Saint Joseph Cafasso by Ermes Dovico

Pope’s answers to dubia: paradigm of confusion

From the blessing of homosexual couples to the penitent's repentance: as with the first dubium, also in the answers to the other four dubia by the five cardinals, the Pope does not clarify. First he says one thing and then another.
- Francis raises more doubts than the Dubia

Ecclesia 05_10_2023 Italiano

Let us continue our analysis of Pope Francis' answers to the five dubia presented to him by Cardinals Brandmüller, Burke, Sandoval, Sarah and Zen. For the first part of the analysis, click here.


The answer to the second dubium is objectively embarrassing. The pope was asked, in the first formulation, whether it is possible to accept “as a ‘possible good’ objectively sinful situations, such as same-sex unions, without departing from revealed doctrine”. And the Pope does not answer. He states respectively that: 1. marriage is only between a man and a woman; 2. that therefore rituals or sacramentals that lead to confusing other unions with marriage must be avoided; 3. that there can be "forms of blessing, requested by one or more persons, that do not convey an erroneous conception of marriage"; 4. that these decisions in individual circumstances "need not become a norm (...) that constantly and officially authorises procedures or rules for all kinds of matters".

This answer clashes head-on with the Responsum of 2021, which the Pope himself had authorised. Which pope are we to believe? The Ladaria version or the Fernandez version? But the answer also clashes with the statements of Monsignor Bonny and the decisions of the Belgian bishops (see here), who authorised, with the Pope's consent, to impart a public blessing "not only to divorced people in a new union, but to everyone, in whatever situation they find themselves". So much for individual circumstances! And it also clashes with the decision of the Flemish bishops (see here), who, in the name of Amoris Lætitia, prepared a liturgy for the blessing of same-sex couples. Isn't the institution of a rite part of the 'procedures or rules' proscribed by the Pope's letter? Yet the pope has not lifted a finger against this decision. Again: which pope are we to believe?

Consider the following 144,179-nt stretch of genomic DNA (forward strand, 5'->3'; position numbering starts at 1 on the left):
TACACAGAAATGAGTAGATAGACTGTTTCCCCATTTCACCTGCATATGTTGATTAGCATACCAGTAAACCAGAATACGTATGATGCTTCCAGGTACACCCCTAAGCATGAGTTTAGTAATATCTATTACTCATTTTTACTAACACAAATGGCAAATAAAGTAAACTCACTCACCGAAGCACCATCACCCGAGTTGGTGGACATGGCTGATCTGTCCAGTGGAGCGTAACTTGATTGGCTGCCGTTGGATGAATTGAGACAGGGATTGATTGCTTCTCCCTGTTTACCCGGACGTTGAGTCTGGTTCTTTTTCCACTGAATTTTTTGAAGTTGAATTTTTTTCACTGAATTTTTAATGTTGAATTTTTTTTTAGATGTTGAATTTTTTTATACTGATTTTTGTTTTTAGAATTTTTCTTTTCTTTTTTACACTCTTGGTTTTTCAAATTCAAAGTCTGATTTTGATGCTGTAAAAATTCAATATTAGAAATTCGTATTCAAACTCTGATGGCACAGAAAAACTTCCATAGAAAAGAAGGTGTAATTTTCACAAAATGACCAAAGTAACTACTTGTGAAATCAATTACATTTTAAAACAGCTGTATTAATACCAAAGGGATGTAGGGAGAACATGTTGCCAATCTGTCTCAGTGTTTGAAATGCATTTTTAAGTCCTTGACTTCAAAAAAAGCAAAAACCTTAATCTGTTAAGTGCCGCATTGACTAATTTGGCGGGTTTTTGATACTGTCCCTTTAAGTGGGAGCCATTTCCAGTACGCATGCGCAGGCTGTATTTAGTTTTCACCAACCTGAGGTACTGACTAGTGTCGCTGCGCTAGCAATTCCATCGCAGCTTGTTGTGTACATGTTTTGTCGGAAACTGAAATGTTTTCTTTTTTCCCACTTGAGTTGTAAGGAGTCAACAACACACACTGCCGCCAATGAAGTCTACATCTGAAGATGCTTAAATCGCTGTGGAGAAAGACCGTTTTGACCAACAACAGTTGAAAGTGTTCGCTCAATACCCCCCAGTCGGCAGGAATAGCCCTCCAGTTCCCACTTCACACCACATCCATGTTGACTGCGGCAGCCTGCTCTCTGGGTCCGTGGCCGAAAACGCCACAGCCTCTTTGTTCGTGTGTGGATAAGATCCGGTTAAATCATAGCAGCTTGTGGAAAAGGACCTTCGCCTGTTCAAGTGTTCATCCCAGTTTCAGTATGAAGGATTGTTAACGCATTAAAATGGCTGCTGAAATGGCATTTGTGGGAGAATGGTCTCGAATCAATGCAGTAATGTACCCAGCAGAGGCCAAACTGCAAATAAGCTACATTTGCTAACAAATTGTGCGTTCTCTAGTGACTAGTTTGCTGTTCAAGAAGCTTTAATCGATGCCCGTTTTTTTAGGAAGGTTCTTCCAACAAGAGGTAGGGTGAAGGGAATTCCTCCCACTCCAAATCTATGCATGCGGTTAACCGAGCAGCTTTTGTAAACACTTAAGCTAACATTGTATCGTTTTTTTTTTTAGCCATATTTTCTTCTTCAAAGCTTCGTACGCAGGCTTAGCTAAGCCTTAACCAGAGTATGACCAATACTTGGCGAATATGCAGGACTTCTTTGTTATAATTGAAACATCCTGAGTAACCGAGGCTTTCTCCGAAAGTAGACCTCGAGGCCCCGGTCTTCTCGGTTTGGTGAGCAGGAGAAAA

Pope Francis also avoids confirming the objective sinfulness of homosexual acts, referring, in a concessive sentence, to generic situations “which from an objective point of view are not morally acceptable” , and emphasising immediately afterwards the attenuation of subjective imputability.